The 1990s were a key decade in the production of feminist art in Halifax. In 1993, Saint Mary’s University Art Gallery exhibited Andrea Ward’s installation Hairstories. Gorge, an intermedia installation by Glynis Humphrey, made its debut at MSVU Art Gallery in 1996. Also in 1996, Suzanne Swannie’s Considering Two Small Forms, for Maja and Marta was presented at Anna Leonowens Gallery. Apart from illuminating body image issues and other details of women’s lives, these works hold in common a distinctive “aniconism”— the avoidance of figurative depictions of women’s bodies.
The purpose of exhibiting and publishing these three works together for the first time is to recover the significance of aniconism in feminist art produced by Haligonians during the 1990s.
Previously educated in Scandinavia as a textile artist, Suzanne Swannie enrolled at the Nova Scotia College of Art and Design in 1983, graduating with her MFA in 1986. Andrea Ward pursued MFA studies at NSCAD from 1989 to 1991. Glynis Humphrey joined the NSCAD MFA program in middle age, graduating in 1996. All three artists were exposed during their time at NSCAD to the legacy of the influential Anglo-American feminist Mary Kelly, who was an occasional visiting artist. Swannie, who at the time was raising two small daughters on her own, actually met Kelly, and supported Kelly’s audacity in presenting motherhood as a learned and difficult adjustment, rather than an instinctive fulfillment of destiny.
In 1981, Mary Kelly taught and exhibited her path-breaking work, Post-Partum Document (1973-1979), at the Nova Scotia College of Art and Design. In this first major work of her career, Kelly represented the invisible daily experience of women engaged in domestic labour—specifically, the experience of raising her son from birth through the age of six. Post-Partum Document is composed of numerous glass-encased “exhibits” containing graphs, diagrams, typed texts, stained diaper cloth and the child’s drawings. None of its myriad details include images of the child or his mother.
In the 1970s, a feminist politics of representation (since revised) developed around the psychoanalytic concept of the spectatorial gaze in the cinema, in which it was thought that spectatorship was gendered male. In such a situation, a woman can only appear as an image, with man as the bearer of the look; thus the woman’s appearance as an image inevitably signifies the man’s desire. (The visual pleasure afforded by the gaze is called scopophilia, or in more extreme cases, voyeurism.) Many feminist artists, in an effort to transform woman from object to subject of the gaze, decided to represent women by means other than figuration, using surrogates such as clothing and texts to avoid provoking a voyeuristic response.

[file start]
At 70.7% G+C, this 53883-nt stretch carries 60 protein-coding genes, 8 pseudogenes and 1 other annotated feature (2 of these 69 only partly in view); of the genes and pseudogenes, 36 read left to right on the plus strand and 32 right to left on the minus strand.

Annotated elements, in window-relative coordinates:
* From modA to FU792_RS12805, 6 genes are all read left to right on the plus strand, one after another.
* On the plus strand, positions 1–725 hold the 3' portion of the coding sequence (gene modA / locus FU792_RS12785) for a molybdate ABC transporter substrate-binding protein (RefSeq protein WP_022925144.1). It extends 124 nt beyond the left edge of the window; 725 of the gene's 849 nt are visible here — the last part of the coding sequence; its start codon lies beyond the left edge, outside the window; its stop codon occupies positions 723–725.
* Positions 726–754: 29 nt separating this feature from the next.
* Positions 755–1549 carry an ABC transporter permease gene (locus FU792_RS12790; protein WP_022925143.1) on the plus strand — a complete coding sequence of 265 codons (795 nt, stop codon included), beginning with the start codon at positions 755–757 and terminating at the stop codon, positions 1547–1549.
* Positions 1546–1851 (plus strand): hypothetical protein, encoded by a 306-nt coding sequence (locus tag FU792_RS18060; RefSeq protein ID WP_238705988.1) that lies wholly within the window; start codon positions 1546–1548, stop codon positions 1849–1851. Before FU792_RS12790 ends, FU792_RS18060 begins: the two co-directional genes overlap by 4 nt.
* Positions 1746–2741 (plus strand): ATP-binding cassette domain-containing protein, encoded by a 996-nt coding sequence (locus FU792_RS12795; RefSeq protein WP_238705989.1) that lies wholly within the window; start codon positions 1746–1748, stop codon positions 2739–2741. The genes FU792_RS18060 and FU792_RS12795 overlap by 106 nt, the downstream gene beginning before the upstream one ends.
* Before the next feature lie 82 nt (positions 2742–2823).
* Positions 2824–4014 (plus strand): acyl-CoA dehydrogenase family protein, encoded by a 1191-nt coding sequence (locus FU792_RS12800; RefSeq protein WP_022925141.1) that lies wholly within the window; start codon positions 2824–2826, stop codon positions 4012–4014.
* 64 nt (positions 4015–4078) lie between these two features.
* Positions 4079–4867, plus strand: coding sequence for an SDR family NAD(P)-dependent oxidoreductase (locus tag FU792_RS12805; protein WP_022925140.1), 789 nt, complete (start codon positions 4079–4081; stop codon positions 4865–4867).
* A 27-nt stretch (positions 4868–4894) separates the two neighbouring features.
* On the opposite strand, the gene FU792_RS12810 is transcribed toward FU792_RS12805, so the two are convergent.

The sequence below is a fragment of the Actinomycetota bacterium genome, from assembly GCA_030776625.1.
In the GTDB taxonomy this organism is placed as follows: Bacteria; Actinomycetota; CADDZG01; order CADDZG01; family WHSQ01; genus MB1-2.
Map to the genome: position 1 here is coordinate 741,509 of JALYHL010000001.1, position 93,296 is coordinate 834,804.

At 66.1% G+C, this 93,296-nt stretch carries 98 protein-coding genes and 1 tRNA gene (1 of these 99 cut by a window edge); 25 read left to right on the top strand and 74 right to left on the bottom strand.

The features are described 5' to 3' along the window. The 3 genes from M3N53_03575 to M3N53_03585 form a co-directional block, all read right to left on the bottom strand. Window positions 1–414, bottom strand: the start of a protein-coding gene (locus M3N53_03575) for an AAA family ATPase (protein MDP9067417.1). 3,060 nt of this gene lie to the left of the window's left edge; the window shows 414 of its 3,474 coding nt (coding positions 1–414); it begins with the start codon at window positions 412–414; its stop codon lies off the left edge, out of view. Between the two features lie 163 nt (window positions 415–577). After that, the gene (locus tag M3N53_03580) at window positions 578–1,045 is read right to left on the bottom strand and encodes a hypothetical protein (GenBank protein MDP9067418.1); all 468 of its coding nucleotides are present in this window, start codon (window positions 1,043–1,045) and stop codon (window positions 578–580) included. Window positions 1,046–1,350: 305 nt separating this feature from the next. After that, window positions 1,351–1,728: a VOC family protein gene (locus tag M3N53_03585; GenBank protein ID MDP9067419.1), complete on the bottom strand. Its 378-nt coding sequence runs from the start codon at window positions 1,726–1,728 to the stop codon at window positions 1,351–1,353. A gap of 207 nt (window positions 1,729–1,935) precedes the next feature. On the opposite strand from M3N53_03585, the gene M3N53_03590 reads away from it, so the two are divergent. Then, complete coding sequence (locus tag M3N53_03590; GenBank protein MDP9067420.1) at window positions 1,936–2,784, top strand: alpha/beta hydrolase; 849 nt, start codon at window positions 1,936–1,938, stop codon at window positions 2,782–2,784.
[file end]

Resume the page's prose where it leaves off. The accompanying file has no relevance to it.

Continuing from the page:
The variety of these distantiation tactics is the principal focus of An Intimate Distance. The feminist scholar Abigail Solomon-Godeau has commented “…it is striking how inventive and resourceful artists have been in conceiving forms that do address issues of women’s subjectivity, but do not replicate dominant visual economies.” The reclining, tutu-clad TV monitors of Gorge, for example, propose the grotesque self-portrait of a woman of appetite. The woman’s pleasure in eating, demonstrated by on-screen close-ups of food being attacked by utensils, has endowed her with a bodily presence that defeats the attempted camouflage of feminine masquerade.
In Hairstories (1989-1993), Andrea Ward continues the style of Mary Kelly’s scripto-visual aniconism. The work is composed of 41 panels containing hair samples and statements obtained from women interviewed by the artist. The suite represents subjects of various ages, ethnicities and sexual orientations, each of whom is identified only by her birthdate. Richly framed in mahogany and encapsulated between sheets of glass, the “artefacts” of women’s hair-related memories are presented with clinical precision. Mounted on the wall or in hand-built mahogany cabinets, the panels also display instances of aesthetic extravagance, as when Ward substitutes hand-painted facsimiles for colour snapshots contributed by her anonymous subjects.
Considering Two Small Forms, for Maja and Marta (1995) is the most abstract of the works in the exhibition. Composed of 600 pieces of paper, it addresses two constraints on figurative depictions: the voluntary avoidance of it among Second-Wave feminists, and the Muslim religious proscription in force among ethnic Malays in Shah Alam, Malaysia, where Swannie made the work during a teaching residency. The work celebrates the accession to adulthood of the artist’s daughters by schematically documenting their physical growth from the ages of five through twenty-one. Each girl is represented in four stages of growth composed of dress pattern pieces arranged over four vertical strips of paper standing in for her figure. Analogies with Post-Partum Document are evident, yet Swannie’s work eschews even printed language in an effort to accommodate her Malaysian hosts.
Each work in An Intimate Distance contains multiple components. Apart from the intensely personal subject matter, such visual complexity both compels and sustains spectators’ engagement. As befits their well-educated creators, the works in An Intimate Distance are rigorously informed by theory. What makes them unique and uniquely instructive compared with contemporaneous feminist art is their poignancy, humour and poetic appeals to the imagination.